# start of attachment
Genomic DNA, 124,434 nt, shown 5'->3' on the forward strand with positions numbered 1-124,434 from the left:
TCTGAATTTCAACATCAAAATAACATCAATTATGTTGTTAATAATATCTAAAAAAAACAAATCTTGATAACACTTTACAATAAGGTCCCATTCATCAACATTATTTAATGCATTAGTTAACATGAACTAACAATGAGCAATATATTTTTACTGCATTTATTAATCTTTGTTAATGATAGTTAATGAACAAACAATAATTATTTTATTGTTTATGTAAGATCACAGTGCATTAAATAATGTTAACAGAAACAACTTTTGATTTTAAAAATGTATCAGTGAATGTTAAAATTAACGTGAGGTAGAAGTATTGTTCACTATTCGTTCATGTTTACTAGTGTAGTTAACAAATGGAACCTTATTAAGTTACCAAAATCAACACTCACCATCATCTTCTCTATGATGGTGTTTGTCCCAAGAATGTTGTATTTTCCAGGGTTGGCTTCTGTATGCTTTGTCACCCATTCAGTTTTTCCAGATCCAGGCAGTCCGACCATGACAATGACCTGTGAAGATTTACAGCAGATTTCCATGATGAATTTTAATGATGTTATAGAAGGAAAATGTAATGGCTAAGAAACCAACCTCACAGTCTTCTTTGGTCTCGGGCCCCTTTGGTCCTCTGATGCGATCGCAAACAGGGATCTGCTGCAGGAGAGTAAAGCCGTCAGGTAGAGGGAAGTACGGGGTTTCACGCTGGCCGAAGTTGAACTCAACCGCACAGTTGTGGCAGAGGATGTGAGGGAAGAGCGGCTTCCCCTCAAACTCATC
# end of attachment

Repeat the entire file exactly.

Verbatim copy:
Genomic DNA, 124,434 nt, shown 5'->3' on the forward strand with positions numbered 1-124,434 from the left:
TCTGAATTTCAACATCAAAATAACATCAATTATGTTGTTAATAATATCTAAAAAAAACAAATCTTGATAACACTTTACAATAAGGTCCCATTCATCAACATTATTTAATGCATTAGTTAACATGAACTAACAATGAGCAATATATTTTTACTGCATTTATTAATCTTTGTTAATGATAGTTAATGAACAAACAATAATTATTTTATTGTTTATGTAAGATCACAGTGCATTAAATAATGTTAACAGAAACAACTTTTGATTTTAAAAATGTATCAGTGAATGTTAAAATTAACGTGAGGTAGAAGTATTGTTCACTATTCGTTCATGTTTACTAGTGTAGTTAACAAATGGAACCTTATTAAGTTACCAAAATCAACACTCACCATCATCTTCTCTATGATGGTGTTTGTCCCAAGAATGTTGTATTTTCCAGGGTTGGCTTCTGTATGCTTTGTCACCCATTCAGTTTTTCCAGATCCAGGCAGTCCGACCATGACAATGACCTGTGAAGATTTACAGCAGATTTCCATGATGAATTTTAATGATGTTATAGAAGGAAAATGTAATGGCTAAGAAACCAACCTCACAGTCTTCTTTGGTCTCGGGCCCCTTTGGTCCTCTGATGCGATCGCAAACAGGGATCTGCTGCAGGAGAGTAAAGCCGTCAGGTAGAGGGAAGTACGGGGTTTCACGCTGGCCGAAGTTGAACTCAACCGCACAGTTGTGGCAGAGGATGTGAGGGAAGAGCGGCTTCCCCTCAAACTCATC